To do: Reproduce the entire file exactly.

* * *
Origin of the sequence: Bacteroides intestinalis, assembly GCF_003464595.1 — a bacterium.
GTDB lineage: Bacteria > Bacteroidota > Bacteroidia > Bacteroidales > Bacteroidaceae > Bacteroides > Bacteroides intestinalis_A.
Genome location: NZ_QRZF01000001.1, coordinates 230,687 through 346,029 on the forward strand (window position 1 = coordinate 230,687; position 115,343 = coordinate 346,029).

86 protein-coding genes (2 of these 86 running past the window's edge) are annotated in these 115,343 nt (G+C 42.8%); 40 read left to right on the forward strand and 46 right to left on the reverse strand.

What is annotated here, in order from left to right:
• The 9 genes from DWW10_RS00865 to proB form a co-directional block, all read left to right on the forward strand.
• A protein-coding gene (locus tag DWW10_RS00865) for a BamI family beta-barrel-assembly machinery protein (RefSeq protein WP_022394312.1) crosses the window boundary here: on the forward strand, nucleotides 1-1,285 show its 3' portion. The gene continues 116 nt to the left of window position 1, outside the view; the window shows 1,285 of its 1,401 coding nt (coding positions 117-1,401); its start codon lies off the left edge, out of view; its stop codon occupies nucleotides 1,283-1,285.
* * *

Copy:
Origin of the sequence: Bacteroides intestinalis, assembly GCF_003464595.1 — a bacterium.
GTDB lineage: Bacteria > Bacteroidota > Bacteroidia > Bacteroidales > Bacteroidaceae > Bacteroides > Bacteroides intestinalis_A.
Genome location: NZ_QRZF01000001.1, coordinates 230,687 through 346,029 on the forward strand (window position 1 = coordinate 230,687; position 115,343 = coordinate 346,029).

86 protein-coding genes (2 of these 86 running past the window's edge) are annotated in these 115,343 nt (G+C 42.8%); 40 read left to right on the forward strand and 46 right to left on the reverse strand.

What is annotated here, in order from left to right:
• The 9 genes from DWW10_RS00865 to proB form a co-directional block, all read left to right on the forward strand.
• A protein-coding gene (locus tag DWW10_RS00865) for a BamI family beta-barrel-assembly machinery protein (RefSeq protein WP_022394312.1) crosses the window boundary here: on the forward strand, nucleotides 1-1,285 show its 3' portion. The gene continues 116 nt to the left of window position 1, outside the view; the window shows 1,285 of its 1,401 coding nt (coding positions 117-1,401); its start codon lies off the left edge, out of view; its stop codon occupies nucleotides 1,283-1,285.